19:0762(94)CA - DOD, Office of Dependents Schools and Overseas Education Association -- 1985 FLRAdec CA
[ v19 p762 ]
The decision of the Authority follows:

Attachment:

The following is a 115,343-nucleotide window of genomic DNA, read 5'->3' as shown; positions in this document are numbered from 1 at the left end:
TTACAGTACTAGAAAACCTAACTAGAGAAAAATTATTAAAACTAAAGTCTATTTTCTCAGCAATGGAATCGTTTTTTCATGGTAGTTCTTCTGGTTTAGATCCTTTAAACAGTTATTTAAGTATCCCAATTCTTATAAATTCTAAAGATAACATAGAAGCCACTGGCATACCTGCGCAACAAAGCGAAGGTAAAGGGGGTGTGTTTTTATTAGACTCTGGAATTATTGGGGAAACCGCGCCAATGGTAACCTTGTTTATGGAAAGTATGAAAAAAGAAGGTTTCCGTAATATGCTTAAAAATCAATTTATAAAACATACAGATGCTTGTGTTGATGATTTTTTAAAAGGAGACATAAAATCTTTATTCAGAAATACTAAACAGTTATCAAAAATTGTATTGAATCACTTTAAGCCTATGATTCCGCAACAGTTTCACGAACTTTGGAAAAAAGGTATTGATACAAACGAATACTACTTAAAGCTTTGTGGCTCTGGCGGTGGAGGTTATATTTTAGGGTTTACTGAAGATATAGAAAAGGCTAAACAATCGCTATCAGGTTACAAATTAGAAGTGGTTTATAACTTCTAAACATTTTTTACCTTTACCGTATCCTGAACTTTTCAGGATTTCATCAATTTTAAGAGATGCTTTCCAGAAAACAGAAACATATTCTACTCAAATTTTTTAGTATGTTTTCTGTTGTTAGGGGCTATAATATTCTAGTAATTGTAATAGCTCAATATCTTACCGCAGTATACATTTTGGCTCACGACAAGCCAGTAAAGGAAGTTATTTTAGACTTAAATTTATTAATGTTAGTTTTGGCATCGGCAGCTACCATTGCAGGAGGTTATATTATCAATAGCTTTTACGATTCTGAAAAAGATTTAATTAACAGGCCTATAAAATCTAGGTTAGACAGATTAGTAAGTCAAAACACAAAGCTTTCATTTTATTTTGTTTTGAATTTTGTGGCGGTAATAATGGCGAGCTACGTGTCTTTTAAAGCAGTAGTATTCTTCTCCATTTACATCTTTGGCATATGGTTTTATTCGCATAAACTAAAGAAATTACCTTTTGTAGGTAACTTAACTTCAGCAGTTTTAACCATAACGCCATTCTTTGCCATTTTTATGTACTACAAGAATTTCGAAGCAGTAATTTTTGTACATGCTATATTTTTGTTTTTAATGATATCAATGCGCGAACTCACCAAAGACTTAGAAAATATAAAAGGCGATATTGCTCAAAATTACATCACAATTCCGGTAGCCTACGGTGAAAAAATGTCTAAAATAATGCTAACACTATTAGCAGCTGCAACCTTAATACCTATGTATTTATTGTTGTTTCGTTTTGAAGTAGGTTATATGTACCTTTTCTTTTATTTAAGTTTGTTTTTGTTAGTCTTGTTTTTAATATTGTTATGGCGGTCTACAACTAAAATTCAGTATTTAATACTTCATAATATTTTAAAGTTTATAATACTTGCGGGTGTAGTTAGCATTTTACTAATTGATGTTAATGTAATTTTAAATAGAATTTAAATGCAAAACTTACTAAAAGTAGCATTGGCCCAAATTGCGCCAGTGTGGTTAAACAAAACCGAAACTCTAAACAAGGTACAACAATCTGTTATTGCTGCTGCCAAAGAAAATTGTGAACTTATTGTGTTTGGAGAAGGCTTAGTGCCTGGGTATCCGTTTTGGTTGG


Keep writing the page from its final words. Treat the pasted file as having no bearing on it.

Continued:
19 FLRA No. 94 DEPARTMENT OF DEFENSE OFFICE OF DEPENDENTS SCHOOLS Respondent and OVERSEAS EDUCATION ASSOCIATION Charging Party Case No. 3-CA-30302 DECISION AND ORDER The Administrative Law Judge issued the attached Decision in the above-entitled proceeding, finding that the Respondent had engaged in certain unfair labor practices and recommending that it be ordered to cease and desist therefrom and take certain affirmative action. The Judge further found that the Respondent had not engaged in certain other alleged unfair labor practices and recommended dismissal of the complaint with respect to them. Exceptions to the Judge's Decision were filed by the General Counsel and the Respondent, and the Respondent filed an opposition to the General Counsel's exceptions. Pursuant to section 2423.29 of the Authority's Rules and Regulations and section 7118 of the Federal Service Labor-Management Relations Statute (the Statute), the Authority has reviewed the rulings of the Judge made at the hearing and finds that no prejudicial error was committed. The rulings are hereby affirmed. Upon consideration of the Judge's Decision and the entire record, the Authority hereby adopts the Judge's findings, conclusions and recommendations only to the extent consistent herewith. The complaint alleged that the Respondent violated section 7116(a)(1) and (5) of the Statute /1/ by (1) distributing, without prior notice to the Charging Party (the Union), questionnaires to unit employees which solicited their opinions on matters relating to their conditions of employment; and (2) failing and refusing to give the Union an opportunity to negotiate over the manner of gathering information and the impact and implementation of its decision to do so. The Judge concluded that the Respondent's distribution of the questionnaires to unit employees, standing alone, would not have been violative of the Statute, but that an accompanying memorandum which asked for the employees' "suggestions for improvements" constituted a bypass of the Union's rights in violation of section 7116(a)(1) and (5) of the Statute. The Judge further concluded, contrary to the General Counsel's contention, that the Respondent was not under an obligation to give the Union an opportunity to "negotiate over the manner of gathering information and the impact and implementation of its decision to gather the information" irrespective of the validity of the questionnaires. The Authority adopts the Judge's findings and conclusions except to the extent that he found an unlawful bypass in the circumstances of this case. In Internal Revenue Service (District, Region, National Office Units, 19 FLRA No. 48 (1985), the Authority, in considering whether the agency's conduct therein in distributing questionnaires to unit employees constituted an unlawful bypass of the exclusive representative, stated: (A)s part of its overall management responsibility to conduct operations in an effective and efficient manner, an agency may question employees directly provided that it does not do so in a way which amounts to attempting to negotiate directly with its employees concerning matters which are properly bargainable with its employees' exclusive representative. In this regard, as the Authority has previously noted, management must have the latitude to gather information, including opinions, from unit employees to ensure the efficiency and effectiveness of its operations. The Authority concluded that the agency's conduct therein did not constitute an unlawful bypass of the exclusive representative because the questionnaires were an information gathering mechanism, in connection with the management function of studying its operations, and because there was no indication that management had attempted to deal or negotiate directly with unit employees concerning their conditions of employment. In the circumstances of this case, the Authority finds, contrary to the Judge, that the memorandum accompanying the Respondent's questionnaires, which asked unit employees for "any suggestions for improvement," did not constitute an unlawful bypass of the Union in violation of the Statute. Thus, the memorandum clearly indicated that the questionnaires were "designed as a tool to evaluate the (Respondent's) recruitment and appointment process," that such "evaluation (was) undertaken in order to make (the Agency's) procedures efficient and informative for the applicant," and that information received from such survey would not be "discussed with any regional director, personnel official, or finance official." It is neither alleged nor shown that the Respondent intended to or did use the information gained from the questionnaires in a way which would undermine the status of the exclusive representative. In our opinion, the questionnaires merely elicited factual information and the views of newly recruited employees concerning the Respondent's recruitment and appointment process. Further, the record fails to show that the Respondent by any other action sought to or did in fact attempt to negotiate directly with unit employees concerning their conditions of employment. Accordingly, the Authority concludes that the General Counsel has failed to establish an unlawful bypass in violation of section 7116(a)(1) and (5) of the Statute, /2/ and therefore shall order that the complaint be dismissed. ORDER IT IS ORDERED that the complaint in Case No. 3-CA-30302 be, and it hereby is, dismissed in its entirety. Issued, Washington, D.C., August 16, 1985 Henry B. Frazier III, Acting Chairman William J. McGinnis, Jr., Member FEDERAL LABOR RELATIONS AUTHORITY -------------------- ALJ$ DECISION FOLLOWS -------------------- Case No. 3-CA-30302 Karen Tramontano, Esquire For the Charging Party Donna M. Ditullio, Esquire For the General Counsel Mr. Paul Wolfe For the Respondent Before: BURTON S. STERNBURG Administrative Law Judge DECISION Statement of the Case This is a proceeding under the Federal Service Labor-Management Relations Statute, Chapter 71 of Title 5 of the U.S. Code, 5 U.S.C. 7101, et seq. and the Rules and Regulations issued thereunder. Pursuant to a charge filed on February 4, 1983, by the Overseas Education Association (hereinafter called the Union or OEA), a Complaint and Notice of Hearing was issued on June 17, 1983, by the Regional Director for Region III, Federal Labor Relations Authority, Washington, D.C. The Complaint alleges that the Department of Defense, Office of Dependents Schools (hereinafter called the Respondent), violated Sections 7116(a)(1) and (5) of the Federal Service Labor-Management Relations Statute (hereinafter called the Statute), by virtue of its actions in distributing, without prior notice to the Union, a survey questionnaire to unit employees, which, among other things, "solicited the employees' views and opinions on matters relating to their conditions of employment." A hearing was held in the captioned matter on August 5, 1983, in Washington, D.C. All parties were afforded full opportunity to be heard, to examine and cross-examine witnesses, and to introduce evidence bearing on the issues involved herein. The General Counsel and the Respondent submitted post-hearing briefs on September 6, 1983, which have been duly considered. /3/ Upon the basis of the entire record, including my observation of the witnesses and their demeanor, I make the following findings of fact, conclusions and recommendations. Findings of Fact The Union since, at least, June 22, 1982, has been the certified exclusive bargaining representative of nonsupervisory professional school-level employees employed by Respondent's Atlantic Region, Germany North Region, Germany South Region and Pacific Region. Excluded from the certified unit are all nonprofessional employees, substitute teachers, management officials, supervisors and employee described in Sections 7112(b)(2), (3), (4), (6) and (7) of the Statute. On October 20, 1982, Respondent, in order to improve its procedures with respect to processing newly hired teachers assigned to overseas schools mailed a questionnaire to all newly appointed CONUS (Continental United States) educators. The covering memorandum and the questionnaire read as follows: MEMORANDUM FOR Newly Appointed CONUS Educators SUBJECT: New Employee Questionnaire A few months ago you joined the Department of Defense Dependents Schools (DoDDS) professional staff. By this time you have undoubtedly formed some definite ideas and impressions about your processing and work assignment. This questionnaire is designed as a tool to evaluate the DoDDS recruitment and appointment process. Such evaluation is undertaken in order to make our procedures more efficient and informative for the applicant. Now that you have become a DoDDS employee, we are your assistance in making the "path" easier for others to follow. We hope that you will take the time to answer these questions carefully and that you will not hesitate to give us the benefit of any suggestions for improvements. Please record your responses on the answer sheet provided. Fold the answer sheet in half, staple it, and mail it within 1 week after you receive it to the return address on the back. We will not discuss individual responses with any regional director, personnel official, or finance official. Your prompt attention and cooperation will be greatly appreciated. NEW EMPLOYEE QUESTIONNAIRE PLEASE RECORD YOUR RESPONSES ON THE ATTACHED ANSWER SHEET 1. Did the questions asked during your interview allow you to be adequately assessed as an educator and as to your potential to succeed in an overseas assignment? A. Yes B. No 2. In which of the following areas did you need additional information? A. Area information, teaching assignment, housing, and living conditions B. Sponsor C. Appointments, allowances, and transportation entitlements D. Employee benefits E. Other. Please specify. 3. Were the instructions provided in your pre-appointment package regarding the processing clear and easy to follow? A. Yes B. No. Please specify. 4. Were the staff members from the Office of Dependents Schools (ODS) recruitment staff helpful and informative with your questions or problems? A. Yes B. No C. I did not need to contact ODS 5. Were you contacted either telephonically or in writing by your principal or sponsor prior to departure from the United States? A. Yes B. No 6. Were you met upon arrival by your sponsor or a DoDDS official? A. Yes B. No 7. Did you sponsor assist in completing your overseas processing; i.e., obtaining your drivers license and I.D. card, arranging temporary lodging, and finding permanent housing? A. Yes B. No 8. Approximately how many times did you contact the stateside civilian personnel office for information, advice, or assistance? A. None B. 1 - 5 times C. 6 - 10 times D. 11 - 15 times E. 16 or more times 9. Approximately how many times did you contact the overseas personnel office for information, advice, or assistance? A. None B. 1 - 5 times C. 6 - 10 times D. 11 - 15 times E. 16 or more times 10. On the basis of your contacts with the stateside personnel office, how would you describe its service? (This service would include answering general questions, providing information on programs affecting you, and assisting you in obtaining help or answers to questions which required a personnel specialist.)? A. Excellent B. Very good C. Satisfactory D. Poor E. Very poor 11. On the basis of your contacts with the overseas personnel office, how would you describe its service? (This service would include answering general questions, providing information on programs affecting you, and assisting you in obtaining help or answers to questions which required a personnel specialist.) A. Excellent B. Very good C. Satisfactory D. Poor E. Very poor 12. Did your supervisor discuss with you your current position description? A. Yes B. No 13. Has your supervisor advised you of the performance requirements of your job? A. Yes B. No 14. Is a copy of the Educator Career Program regulation available for your review in your work area, and have the promotional opportunities been explained to you? A. Yes B. No 15. Is there a list of installation Equal Employment Opportunity (EEO) counselors posted in your work area? A. Yes B. No C. Don't Know 16. Were you afforded an opportunity to receive an advance of pay on arrival overseas? A. Yes B. No 17. If YES, did you elect to receive the advance? A. Yes B. No 18. Was your first pay check received in a reasonably timely manner? A. Yes B. No The record established that the questionnaire was distributed to the newly hired CONUS employees without any prior notice to, or bargaining with, the Union. According to Mr. Jack Rollins, President of the Union, various items encompassed in the questionnaire, namely, employee performance requirements, educator career program, equal employment opportunity and advanced pay, are currently the subject of negotiations for a master agreement. /4/ According to Ms. Merilee Fitzgerald, Chief of Staffing, the 1982 questionnaire was "simply to evaluate the CONUS processing and actually the entire recruitment appointment process" Ms. Fitzgerald admitted that the Respondent distributed the 1982 questionnaire without prior notice to, or bargaining with the Union. In this latter connection, Ms. Fitzgerald testified that Respondent had distributed a similar questionnaire in 1981 after receiving permission from Mr. William Breskin, the Union's Membership Director. /5/ Although not specifically stated in the record, it appears that Ms. Fitzgerald was of the opinion that inasmuch as there had been no objection from the Union in connection with the 1981 questionnaire she would receive no objection to the 1982 questionnaire from the Union and thus made no attempt to contact the Union prior to distributing the 1982 questionnaire. The 1982 questionnaire contained two more questions than the 1981 questionnaire, the two additional questions were seventeen and eighteen. With regard to the 1981 Questionnaire, Mr. Rollins testified, without contradiction by any party, that only he and Mr. Austin, the Union's Executive Director, were authorized to receive notices on behalf of the Union. He further denied ever giving Mr. Breskin any authority to approve the 1981 questionnaire. Additionally, Mr. Rollins did not recall having any conversation with Mr. Breskin while Mr. Breskin was in Iceland and he, Mr. Rollins, was in Europe. Discussion and Conclusions The General Counsel takes the position that the Respondent's action in distributing the questionnaire violated Sections 7116(a)(1) and (5) of the Statute since such questionnaire solicited the unit employees' opinions with respect to working conditions and thus bypassed the Union. The General Counsel further contends that Respondent committed an additional violation of Sections 7116(a)(1) and (5) of the Statute when it failed to give the Union prior notice of the questionnaire and the opportunity to "negotiate over the manner of gathering information and the impact and implementation of its decision to gather the information." In support of his position the General Counsel relies primarily on a number of unreviewed Administrative Law Judges' decision. Finally, the General Counsel would find the facts of the instant case to be distinguishable from Kaiserslautern American High School, Department of Defense Dependents Schools, Germany North Region, 9 FLRA 184, where the Authority refused to find that the distribution of a questionnaire to unit employees without prior notice to the Union was violative of the Statute. The respondent relying primarily on Kaiserslautern American High School, supra and the Federal Labor Relations Council decision in Department of the Navy, Naval Air Station, Fallon, Nevada, 3 FLRA 697, takes the position that questionnaire was a "permissible form of management communication with bargaining unit employees" which was neither an attempt to, nor did, undermine the Union. Further, according to the Respondent, in such circumstances it was under no obligation to give the Union prior notice and the opportunity to bargain over impact and the manner of implementation. Additionally, Respondent takes the position that in view of the lack of objection from the Union in 1981 to a similar survey, it was under no obligation to seek its approval for the distribution of the 1982 questionnaire. /6/ In Kaiserslautern American High School, supra, the Authority concluded that the Respondent therein did not violate the Statute when, in an attempt to overcome a third party evaluation report charging Respondent with poor teacher morale at its school, it mailed a questionnaire to faculty members which read: Re the NCA report MY PERSONAL MORALE IN KAHS is: Normal/Average . . .; Higher than Normal . . .; Lower than Normal . . . " In finding that the above quoted questionnaire did not amount to a bypass of the Union, the Authority stated as follows: . . . , the Authority concludes that the Respondent was merely gathering information to enable it to respond to a finding by an independent agency so that it might overcome an evaluation report affecting its accreditation. Not all direct communication between management and its employees is prohibited. See United States Department of the Air Force, 47th Air Base Group (ATC), Laughlin Air Force Base, Texas, 4 FLRA No. 65 (1980). See also Department of Military and Naval Affairs, State of New York, Albany, New York, 8 FLRA No. 71 (1982). Since the poll herein was simply to gather information to support the Respondent's independent accreditation, was reasonably understood to be for such purpose, and was done in a manner which in no way threatened or promised benefits to employees or otherwise undermined the Union, the Authority finds that the General Counsel has failed to establish unlawful direct dealings by the Respondent with employees over matters affecting working conditions in violation of Sections 7116(a)(1) and (5). In both the cases cited by the Authority in support of its decision the respective administrative law judges, whose decisions were adopted in toto by the Authority, relied on the criteria set forth by the Federal Labor Relations Council in Department of the Navy, Naval Air Station, Fallon, Nevada, FLRC No. 74A-80, 3 FLRC 697 (1975) in determining whether or not the respective respondents had bypassed the unions there involved. In Department of Navy, Naval Air Station, Fallon, Nevada, supra, a case decided under Executive Order 11491, the Council stated as follows: In determining whether a communication is violative of the Order, it must be judged independently and a determination made as to whether the communication constitutes, for example, an attempt by agency management to deal or negotiate directly with unit employees or to threaten or promise benefits to employees. In reaching this determination, both the content of the communication and the circumstances surrounding it must be considered. More specifically, all communications between agency management and unit employees over matters relating to the collective bargaining relationship are not violative. Rather communications which, for example, amount to an attempt to bypass the exclusive representative and bargain directly with employees, or which urge employees to put pressure on the representative to take a certain course of action, or which threaten or promise benefits to employees are violative of the Order. To the extent that such communication is permissible, it is immaterial whether such communication was previously agreed upon by the exclusive representative and the agency or activity concerning the latter's right to engage in such communication. A review of the aforementioned cases, particularly Kaiserslautern and Department of the Navy, Naval Air Station, Fallon, Nevada, make it clear that the validity of any communication between management and its employees turns solely on the circumstances surrounding such communication. Thus, where the facts and circumstances surrounding the communication make it clear that the communication was for purposes other than a potential or contemplated change in working conditions, such communication, be it a questionnaire or poll, is not violative of the Statute. However, where the communication is issued under such circumstances where it can be reasonably concluded that the answers to such communication could well serve as a predicate for some future change in terms and conditions of employment such communication loses its validity and violates the Statute. Once certified as the exclusive bargaining representative, the Union becomes the sole spokesman for the unit employees, and as such, is entitled to be consulted with respect to any questions concerning unit employees opinions with respect to existing terms and conditions of employment. Employee dissatisfaction with existing terms and conditions of employment and presentation of proposals for correcting same is one of the prime responsibilities of a Union. Allowing management to independently solicit employee opinions and subsequently propose or effect changes in working conditions based thereon deprives the certified union of its Section 7114(a)(1) rights to speak as the representative for the unit employees. Applying the above conclusions to the facts of the instant case I find that the questionnaire here under consideration intruded upon the representational rights accorded the Union as the exclusive representative of Respondents employees. In reaching this conclusion I rely primarily on the second paragraph of the memorandum accompanying the questionnaire, wherein the Respondent requested the unit employees not only to take time to answer the questions carefully but also solicited the employee's "suggestions for improvements." As noted above, it is the Union which speaks for unit employees, and as such, is the only person to be consulted with respect suggestions for improvement of working conditions. Accordingly, in view of the foregoing, I find that Respondent's conduct amounted to a bypass of the Union, derogated the Union's status as the certified representative of the unit employees, and, consequently, violated Sections 7116(a)(1) and (5) of the Statute. Further, had there been no solicitation or request for suggestions attached to the questionnaire, I would find the questionnaire, standing alone, not to be violative of the Statute. The questionnaire, which was designed as a tool to evaluate the recruitment and appointment process, merely elicited facts as to compliance with existing agency policies and procedures, made no promises of benefits or changes and provided no opportunity for comments or suggested changes. While it is true as pointed out by the General Counsel that various subjects encompassed in the questionnaire, i.e. employee performance standards, educator counselling program, equal opportunity and advanced pay, were of concern to the Union and were in fact subsequently put on the bargaining table, the reference to such subjects on the questionnaire was not to the substance of the subjects but rather limited to whether the existence of such programs, standards, etc. had been made known to the newly hired educators. In such circumstances, the questionnaire, standing alone, would appear to comport with the standards enunciated by the Authority in Kaiserslautern American High School, supra, and hence would not be violative of the Statute. Finally, contrary to the contention of the General Counsel, I cannot find that irrespective of the validity of the questionnaire, Respondent was under an obligation to give the Union the opportunity to "negotiate over the manner of gathering information and the impact and implementation of its decision to gather the information." In Department of Navy, Naval Air Station, Fallon, Nevada, the Council specifically held that "to the extent that such communication is permissible, it is immaterial whether such communication was previously agreed upon by the exclusive representative." Inasmuch as my research has failed to uncover any decisions of the Authority indicating that the Authority has implicitly or otherwise decided to overrule the Council's holding, the Council's decision, pursuant to Section 7135 of the Statute remains the controlling case precedent in the matter. Having concluded that the Respondent's conduct in soliciting suggestions for improvement of the recruitment and appointment process, without first obtaining the Union's consent, constituted a bypass of the Union in violation of Sections 7116(a)(1) and (5) of the Statute, it is hereby recommended that the Authority issue the following: ORDER Pursuant to Section 2423.29 of the Federal Labor Relations Authority's Rules and Regulations and Section 7118 of the Statute, the Authority hereby orders that the Department of Defense, Office of Dependents Schools shall: 1. Cease and desist from: (a) Bypassing the Overseas Education Association, the exclusive representative of its employees, and dealing directly with unit employees by soliciting employee's suggestions concerning personnel policies and practices and matters affecting working conditions. (b) In any like or related manner interfering with, restraining, or coercing employees in the exercise of their rights assured by the Federal Service Labor-Management Relations Statute. 2. Take the following affirmative action in order to effect the purposes and policies of the Federal Service Labor-Management Relations Statute: (a) Post at all facilities wherein unit employees are located, copies of the attached Notice on forms to be furnished by the Federal Labor Relations Authority. Upon receipt of such forms, they shall be signed by a responsible official of the Department of Defense, Office of Dependents Schools and shall be posted and maintained by such official for 60 consecutive days thereafter, in conspicuous places, including all bulletin boards and other places where notices to employees are customarily posted. The Department of Defense, Office of Dependents Schools shall take reasonable steps to insure that such Notices are not altered, defaced, or covered by any other material. (b) Pursuant to Section 2423.30 of the Authority's Rules and Regulations, notify the Regional Director of Region III, Federal Labor Relations Authority, 1111 18th Street, N.W., Suite 700, P.O. Box 33758, Washington, D.C. 20033-0758, in writing, within 30 days from the date of this Order, as to what steps have been taken to comply herewith. BURTON S. STEINBERG Administrative Law Judge Dated: October 7, 1983 Washington, D.C. APPENDIX NOTICE TO ALL EMPLOYEES PURSUANT TO A DECISION AND ORDER OF THE FEDERAL LABOR RELATIONS AUTHORITY AND IN ORDER TO EFFECTUATE THE POLICIES OF CHAPTER 71 OF TITLE 5 OF THE UNITED STATES CODE FEDERAL SERVICE LABOR-MANAGEMENT RELATIONS STATUTE WE HEREBY NOTIFY OUR EMPLOYEES THAT: WE WILL NOT bypass the Overseas Education Association, the exclusive representative of our employees, and deal directly with unit employees by soliciting employees' suggestions concerning personnel policies practices and matters affecting working conditions. WE WILL NOT in any like or related manner interfere with, restrain, or coerce our employees in the exercise of their rights assured by the Federal Service Labor-Management Statute. (Agency/Activity) Dated: . . . By: (Signature) This Notice must remain posted for sixty (60) consecutive days from the date of posting and must not be altered, defaced, or covered by any other material. If employees have any questions concerning this Notice or compliance with any of its provisions, they may communicate directly with the Regional Director of the Federal Labor Relations Authority, Region III, whose address is 1111 18th Street, N.W., Suite 700, P.O. Box 33758, Washington, D.C. 20033-0758; and whose telephone number is (202) 653-8507. --------------- FOOTNOTES$ --------------- /1/ Section 7116(a)(1) and (5) of the Statute provides: Sec. 7116. Unfair labor practices (a) For the purpose of this chapter, it shall be an unfair labor practice for an agency-- (1) to interfere with, restrain, or coerce any employee in the exercise by the employee of any right under this chapter; . . . . (5) to refuse to consult or negotiate in good faith with a labor organization as required by this chapter(.) /2/ See also Department of Health and Human Services, Social Security Administration, 19 FLRA No. 56 (1985). /3/ In the absence of any objection, General Counsel's motion to correct the transcript is hereby granted. /4/ The negotiations for a master agreement commenced on December 15, 1982. /5/ Mr. Breskin, whom I credit, testified that he never discussed the 1981 questionnaire with Ms. Fitzgerald. Further according to Mr. Breskin, at the time the questionnaire was distributed he was in Iceland on Union business and he never talked on the telephone with Ms. Fitzgerald. In support of his testimony, Mr. Breskin offered his handwritten dairy which set forth the events, telephone calls etc. involved in his trip to Iceland. Such diary makes no mention of any telephone conversations during the trip to Ms. Fitzgerald. /6/ Having credited the testimony of Mr. Breskin to the effect that no conversations with respect to the 1981 questionnaire were held between him and Ms. Fitzgerald, I find this latter defense of the Respondent to be without merit. Moreover, and in any event, the fact that a previous questionnaire was distributed without any objection from the Union, does not, standing alone, support a waiver for all subsequent communications or questions.